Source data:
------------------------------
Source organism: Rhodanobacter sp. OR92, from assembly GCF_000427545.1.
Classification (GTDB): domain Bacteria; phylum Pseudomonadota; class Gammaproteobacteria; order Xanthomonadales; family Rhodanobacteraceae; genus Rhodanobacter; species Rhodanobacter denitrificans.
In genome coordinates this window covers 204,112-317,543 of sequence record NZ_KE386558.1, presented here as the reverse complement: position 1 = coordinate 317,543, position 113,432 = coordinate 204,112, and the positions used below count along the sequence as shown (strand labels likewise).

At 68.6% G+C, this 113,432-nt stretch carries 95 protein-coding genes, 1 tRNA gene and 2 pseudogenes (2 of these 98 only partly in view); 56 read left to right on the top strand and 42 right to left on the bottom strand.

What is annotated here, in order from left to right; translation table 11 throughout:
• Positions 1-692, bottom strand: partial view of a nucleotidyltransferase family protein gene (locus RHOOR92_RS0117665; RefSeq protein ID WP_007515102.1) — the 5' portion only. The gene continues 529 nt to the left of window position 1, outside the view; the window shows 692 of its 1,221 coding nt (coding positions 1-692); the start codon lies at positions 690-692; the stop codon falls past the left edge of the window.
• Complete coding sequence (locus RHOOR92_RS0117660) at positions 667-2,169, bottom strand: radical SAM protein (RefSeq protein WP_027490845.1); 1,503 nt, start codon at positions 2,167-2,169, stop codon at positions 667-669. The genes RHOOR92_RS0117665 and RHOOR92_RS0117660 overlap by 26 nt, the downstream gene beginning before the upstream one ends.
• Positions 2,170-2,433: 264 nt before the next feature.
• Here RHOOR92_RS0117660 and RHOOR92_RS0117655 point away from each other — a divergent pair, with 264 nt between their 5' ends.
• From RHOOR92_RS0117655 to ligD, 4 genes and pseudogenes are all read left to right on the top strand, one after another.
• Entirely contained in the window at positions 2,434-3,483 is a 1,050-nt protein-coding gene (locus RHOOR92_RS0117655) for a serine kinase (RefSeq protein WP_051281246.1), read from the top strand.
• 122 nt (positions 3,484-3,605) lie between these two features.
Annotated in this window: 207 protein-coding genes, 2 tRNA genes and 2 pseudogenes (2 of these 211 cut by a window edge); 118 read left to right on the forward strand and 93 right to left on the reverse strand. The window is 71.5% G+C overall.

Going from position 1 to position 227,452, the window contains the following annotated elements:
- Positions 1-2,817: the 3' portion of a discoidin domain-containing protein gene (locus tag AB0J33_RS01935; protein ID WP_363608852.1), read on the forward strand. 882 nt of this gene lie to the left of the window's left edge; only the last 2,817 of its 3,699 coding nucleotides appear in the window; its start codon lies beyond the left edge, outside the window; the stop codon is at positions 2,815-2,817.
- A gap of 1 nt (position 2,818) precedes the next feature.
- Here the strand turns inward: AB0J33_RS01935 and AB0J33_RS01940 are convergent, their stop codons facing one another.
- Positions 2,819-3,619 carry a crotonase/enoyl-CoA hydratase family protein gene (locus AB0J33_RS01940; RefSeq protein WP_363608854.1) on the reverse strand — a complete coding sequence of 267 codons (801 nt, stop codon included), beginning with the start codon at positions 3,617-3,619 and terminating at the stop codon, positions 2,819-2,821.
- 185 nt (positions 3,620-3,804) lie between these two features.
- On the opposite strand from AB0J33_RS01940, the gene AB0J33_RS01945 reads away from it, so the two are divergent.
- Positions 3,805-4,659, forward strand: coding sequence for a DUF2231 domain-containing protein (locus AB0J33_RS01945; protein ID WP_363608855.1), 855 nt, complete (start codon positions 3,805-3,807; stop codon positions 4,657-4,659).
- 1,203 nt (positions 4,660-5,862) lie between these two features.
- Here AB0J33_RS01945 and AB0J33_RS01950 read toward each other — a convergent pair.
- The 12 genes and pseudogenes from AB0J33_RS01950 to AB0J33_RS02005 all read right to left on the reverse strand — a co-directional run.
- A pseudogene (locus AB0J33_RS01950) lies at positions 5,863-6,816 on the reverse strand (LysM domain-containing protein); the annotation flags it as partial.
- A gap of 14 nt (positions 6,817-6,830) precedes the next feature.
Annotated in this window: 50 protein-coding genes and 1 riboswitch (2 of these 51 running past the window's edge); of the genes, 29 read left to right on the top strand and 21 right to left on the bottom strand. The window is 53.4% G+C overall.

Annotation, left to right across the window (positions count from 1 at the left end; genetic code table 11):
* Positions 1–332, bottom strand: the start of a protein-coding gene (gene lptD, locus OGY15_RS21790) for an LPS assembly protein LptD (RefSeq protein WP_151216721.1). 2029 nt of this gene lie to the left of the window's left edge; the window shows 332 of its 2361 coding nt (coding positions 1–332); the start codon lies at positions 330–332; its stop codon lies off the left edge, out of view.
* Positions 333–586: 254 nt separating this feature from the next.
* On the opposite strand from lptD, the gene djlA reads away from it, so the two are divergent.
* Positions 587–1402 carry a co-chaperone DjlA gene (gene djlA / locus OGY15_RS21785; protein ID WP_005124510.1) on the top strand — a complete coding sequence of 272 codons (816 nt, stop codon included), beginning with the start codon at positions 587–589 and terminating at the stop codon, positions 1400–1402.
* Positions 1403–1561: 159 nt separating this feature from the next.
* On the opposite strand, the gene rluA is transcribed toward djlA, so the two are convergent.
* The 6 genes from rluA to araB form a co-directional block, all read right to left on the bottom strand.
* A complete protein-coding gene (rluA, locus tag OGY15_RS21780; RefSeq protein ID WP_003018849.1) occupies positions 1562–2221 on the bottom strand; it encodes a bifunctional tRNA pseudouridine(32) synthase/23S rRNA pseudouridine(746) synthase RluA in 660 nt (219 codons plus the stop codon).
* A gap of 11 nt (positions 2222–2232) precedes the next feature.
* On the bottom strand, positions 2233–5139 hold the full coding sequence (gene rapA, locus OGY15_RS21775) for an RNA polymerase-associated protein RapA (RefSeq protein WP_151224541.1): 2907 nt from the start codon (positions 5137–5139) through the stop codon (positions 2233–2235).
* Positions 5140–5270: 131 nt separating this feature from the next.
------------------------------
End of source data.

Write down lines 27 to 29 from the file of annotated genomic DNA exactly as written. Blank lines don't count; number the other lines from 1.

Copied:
Annotated in this window: 50 protein-coding genes and 1 riboswitch (2 of these 51 running past the window's edge); of the genes, 29 read left to right on the top strand and 21 right to left on the bottom strand. The window is 53.4% G+C overall.

Annotation, left to right across the window (positions count from 1 at the left end; genetic code table 11):
* Positions 1–332, bottom strand: the start of a protein-coding gene (gene lptD, locus OGY15_RS21790) for an LPS assembly protein LptD (RefSeq protein WP_151216721.1). 2029 nt of this gene lie to the left of the window's left edge; the window shows 332 of its 2361 coding nt (coding positions 1–332); the start codon lies at positions 330–332; its stop codon lies off the left edge, out of view.